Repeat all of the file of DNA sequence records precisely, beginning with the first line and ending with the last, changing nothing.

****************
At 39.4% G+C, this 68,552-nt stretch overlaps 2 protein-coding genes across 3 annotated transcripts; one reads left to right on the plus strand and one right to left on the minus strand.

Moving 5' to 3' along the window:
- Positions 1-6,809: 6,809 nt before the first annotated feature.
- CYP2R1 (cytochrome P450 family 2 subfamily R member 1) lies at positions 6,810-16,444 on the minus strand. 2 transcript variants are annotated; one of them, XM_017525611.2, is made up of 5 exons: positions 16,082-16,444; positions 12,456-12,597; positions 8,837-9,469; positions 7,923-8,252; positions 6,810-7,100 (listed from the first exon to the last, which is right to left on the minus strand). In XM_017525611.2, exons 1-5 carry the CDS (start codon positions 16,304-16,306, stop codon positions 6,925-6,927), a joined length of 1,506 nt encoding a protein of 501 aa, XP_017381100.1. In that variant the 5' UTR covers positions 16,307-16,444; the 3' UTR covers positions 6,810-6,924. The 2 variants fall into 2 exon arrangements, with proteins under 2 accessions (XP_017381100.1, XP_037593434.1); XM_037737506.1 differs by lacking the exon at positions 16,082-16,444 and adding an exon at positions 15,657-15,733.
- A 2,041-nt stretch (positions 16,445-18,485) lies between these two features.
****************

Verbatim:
At 39.4% G+C, this 68,552-nt stretch overlaps 2 protein-coding genes across 3 annotated transcripts; one reads left to right on the plus strand and one right to left on the minus strand.

Moving 5' to 3' along the window:
- Positions 1-6,809: 6,809 nt before the first annotated feature.
- CYP2R1 (cytochrome P450 family 2 subfamily R member 1) lies at positions 6,810-16,444 on the minus strand. 2 transcript variants are annotated; one of them, XM_017525611.2, is made up of 5 exons: positions 16,082-16,444; positions 12,456-12,597; positions 8,837-9,469; positions 7,923-8,252; positions 6,810-7,100 (listed from the first exon to the last, which is right to left on the minus strand). In XM_017525611.2, exons 1-5 carry the CDS (start codon positions 16,304-16,306, stop codon positions 6,925-6,927), a joined length of 1,506 nt encoding a protein of 501 aa, XP_017381100.1. In that variant the 5' UTR covers positions 16,307-16,444; the 3' UTR covers positions 6,810-6,924. The 2 variants fall into 2 exon arrangements, with proteins under 2 accessions (XP_017381100.1, XP_037593434.1); XM_037737506.1 differs by lacking the exon at positions 16,082-16,444 and adding an exon at positions 15,657-15,733.
- A 2,041-nt stretch (positions 16,445-18,485) lies between these two features.